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Index >  Indications  > Carcinoid

Carcinoid tumors may present atypically as in this case. This small tumor of the lower lobe does not demonstrate the typical highly vascularized obstructive appearance one would expect of a carcinoid. It was easily resected with the laser. The same holds true for small endotracheal carcinoids.

Here we see a typical carcinoid. It is located just below the origin of the middle lobe bronchus. The suction catheter aspirates abundant pus emanating from the obstructed airway. Mechanical resection is undertaken only after thorough coagulation has been achieved with the laser.

Once resection is complete, the laser is fired at low power at the base of the resected tumor in order to prevent recurrence.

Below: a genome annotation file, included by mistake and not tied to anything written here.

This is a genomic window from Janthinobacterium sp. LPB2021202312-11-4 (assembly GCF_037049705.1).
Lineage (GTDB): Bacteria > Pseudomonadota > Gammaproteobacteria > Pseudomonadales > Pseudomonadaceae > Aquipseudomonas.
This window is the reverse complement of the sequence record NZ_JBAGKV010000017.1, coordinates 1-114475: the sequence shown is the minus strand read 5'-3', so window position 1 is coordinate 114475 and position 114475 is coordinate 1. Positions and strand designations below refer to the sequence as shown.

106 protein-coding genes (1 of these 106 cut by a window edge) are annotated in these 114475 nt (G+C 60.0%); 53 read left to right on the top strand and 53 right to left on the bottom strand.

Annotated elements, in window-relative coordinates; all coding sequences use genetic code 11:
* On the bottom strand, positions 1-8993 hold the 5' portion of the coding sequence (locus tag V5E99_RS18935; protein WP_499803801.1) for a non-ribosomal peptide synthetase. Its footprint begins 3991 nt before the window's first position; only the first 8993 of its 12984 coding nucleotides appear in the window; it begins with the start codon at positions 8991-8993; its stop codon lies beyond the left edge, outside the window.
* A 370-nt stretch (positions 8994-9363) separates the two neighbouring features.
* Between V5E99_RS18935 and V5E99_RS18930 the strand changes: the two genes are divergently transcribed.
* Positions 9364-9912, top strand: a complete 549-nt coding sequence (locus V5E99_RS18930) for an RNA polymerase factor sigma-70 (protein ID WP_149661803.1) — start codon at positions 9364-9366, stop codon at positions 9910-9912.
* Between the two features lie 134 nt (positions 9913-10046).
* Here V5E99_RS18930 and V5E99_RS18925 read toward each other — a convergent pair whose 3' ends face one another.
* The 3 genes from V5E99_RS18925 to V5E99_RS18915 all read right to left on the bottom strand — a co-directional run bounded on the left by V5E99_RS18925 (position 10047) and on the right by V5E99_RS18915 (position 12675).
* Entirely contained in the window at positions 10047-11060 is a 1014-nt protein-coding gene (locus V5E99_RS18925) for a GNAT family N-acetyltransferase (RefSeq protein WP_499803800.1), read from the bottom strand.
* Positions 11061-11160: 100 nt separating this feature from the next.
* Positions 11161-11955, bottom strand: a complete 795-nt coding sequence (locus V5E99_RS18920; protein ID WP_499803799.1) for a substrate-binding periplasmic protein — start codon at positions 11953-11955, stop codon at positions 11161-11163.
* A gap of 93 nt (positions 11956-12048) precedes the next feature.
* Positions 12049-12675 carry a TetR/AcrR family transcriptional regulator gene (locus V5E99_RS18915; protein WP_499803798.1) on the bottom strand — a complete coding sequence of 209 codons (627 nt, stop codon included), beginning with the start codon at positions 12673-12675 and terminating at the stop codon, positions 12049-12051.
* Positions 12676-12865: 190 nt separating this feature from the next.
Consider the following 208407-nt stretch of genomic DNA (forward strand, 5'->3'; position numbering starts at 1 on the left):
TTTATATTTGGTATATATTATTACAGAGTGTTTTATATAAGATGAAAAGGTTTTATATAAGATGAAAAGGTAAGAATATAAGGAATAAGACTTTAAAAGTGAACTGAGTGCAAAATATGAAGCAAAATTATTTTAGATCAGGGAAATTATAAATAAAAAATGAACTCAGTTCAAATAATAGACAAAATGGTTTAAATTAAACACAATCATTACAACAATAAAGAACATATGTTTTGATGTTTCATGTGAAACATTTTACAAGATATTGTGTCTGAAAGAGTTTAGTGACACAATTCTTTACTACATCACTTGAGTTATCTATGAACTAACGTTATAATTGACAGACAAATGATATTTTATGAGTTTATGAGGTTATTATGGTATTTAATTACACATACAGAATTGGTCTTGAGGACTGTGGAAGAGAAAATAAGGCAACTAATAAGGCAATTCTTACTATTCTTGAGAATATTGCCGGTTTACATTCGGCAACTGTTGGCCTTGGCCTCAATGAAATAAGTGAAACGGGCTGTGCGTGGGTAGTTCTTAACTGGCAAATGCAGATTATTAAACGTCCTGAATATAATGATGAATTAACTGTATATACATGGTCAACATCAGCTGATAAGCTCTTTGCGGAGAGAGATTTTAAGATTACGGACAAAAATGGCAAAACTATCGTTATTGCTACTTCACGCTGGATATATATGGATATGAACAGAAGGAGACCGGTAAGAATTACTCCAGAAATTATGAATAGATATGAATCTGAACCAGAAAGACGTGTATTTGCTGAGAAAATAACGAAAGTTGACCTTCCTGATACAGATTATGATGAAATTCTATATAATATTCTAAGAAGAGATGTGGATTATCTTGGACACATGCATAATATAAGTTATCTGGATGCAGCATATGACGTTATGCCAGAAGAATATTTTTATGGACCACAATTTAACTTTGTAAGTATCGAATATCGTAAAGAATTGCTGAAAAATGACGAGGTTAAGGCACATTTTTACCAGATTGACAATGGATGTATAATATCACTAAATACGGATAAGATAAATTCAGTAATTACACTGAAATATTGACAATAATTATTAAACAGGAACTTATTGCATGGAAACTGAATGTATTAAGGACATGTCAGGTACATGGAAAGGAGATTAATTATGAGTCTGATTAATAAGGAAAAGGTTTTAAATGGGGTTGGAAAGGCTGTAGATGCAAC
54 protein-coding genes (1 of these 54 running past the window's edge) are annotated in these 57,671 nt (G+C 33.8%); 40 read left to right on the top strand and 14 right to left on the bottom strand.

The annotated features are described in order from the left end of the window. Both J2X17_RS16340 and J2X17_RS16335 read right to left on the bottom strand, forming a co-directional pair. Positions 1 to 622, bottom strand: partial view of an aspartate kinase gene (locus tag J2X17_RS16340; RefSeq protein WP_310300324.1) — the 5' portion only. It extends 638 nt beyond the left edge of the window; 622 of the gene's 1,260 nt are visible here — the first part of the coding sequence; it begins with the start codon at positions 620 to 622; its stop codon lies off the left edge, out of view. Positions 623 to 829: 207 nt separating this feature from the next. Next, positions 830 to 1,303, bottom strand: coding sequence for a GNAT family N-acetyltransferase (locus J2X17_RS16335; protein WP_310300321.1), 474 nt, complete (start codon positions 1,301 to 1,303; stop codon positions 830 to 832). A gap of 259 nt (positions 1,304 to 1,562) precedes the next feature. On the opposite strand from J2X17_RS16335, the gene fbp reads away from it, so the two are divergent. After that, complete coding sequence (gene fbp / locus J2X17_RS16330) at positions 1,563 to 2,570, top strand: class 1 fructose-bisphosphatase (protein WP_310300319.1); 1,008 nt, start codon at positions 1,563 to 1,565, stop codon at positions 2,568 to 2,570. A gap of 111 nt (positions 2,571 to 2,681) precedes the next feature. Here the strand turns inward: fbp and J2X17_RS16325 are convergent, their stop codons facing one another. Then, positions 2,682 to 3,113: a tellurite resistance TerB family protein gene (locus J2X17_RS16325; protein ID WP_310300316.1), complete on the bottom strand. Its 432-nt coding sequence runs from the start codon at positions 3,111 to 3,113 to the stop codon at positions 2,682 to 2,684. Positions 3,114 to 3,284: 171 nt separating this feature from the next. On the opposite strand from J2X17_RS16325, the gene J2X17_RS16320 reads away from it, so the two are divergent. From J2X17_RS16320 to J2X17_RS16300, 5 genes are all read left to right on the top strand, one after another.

This carcinoid involves the left upper lobe bronchus. Once again, careful resection of the base of the tumor is the key to avoid relapse.

The following case is similar. The patient was 12 years old at the time of resection.

In this case, a carcinoid tumor affects the bronchus intermedius of a 25 year old patient.

This case is particularly interesting, because long term follow-up is available.

Endoscopic resection is identical to that described for other tumors, but is mindful of the greater hemorrhagic potential characteristic of this tumor.

Two subsequent films document treatment success at 2 months and 2 years of follow-up. Biopsies in both cases were negative for recurrence.

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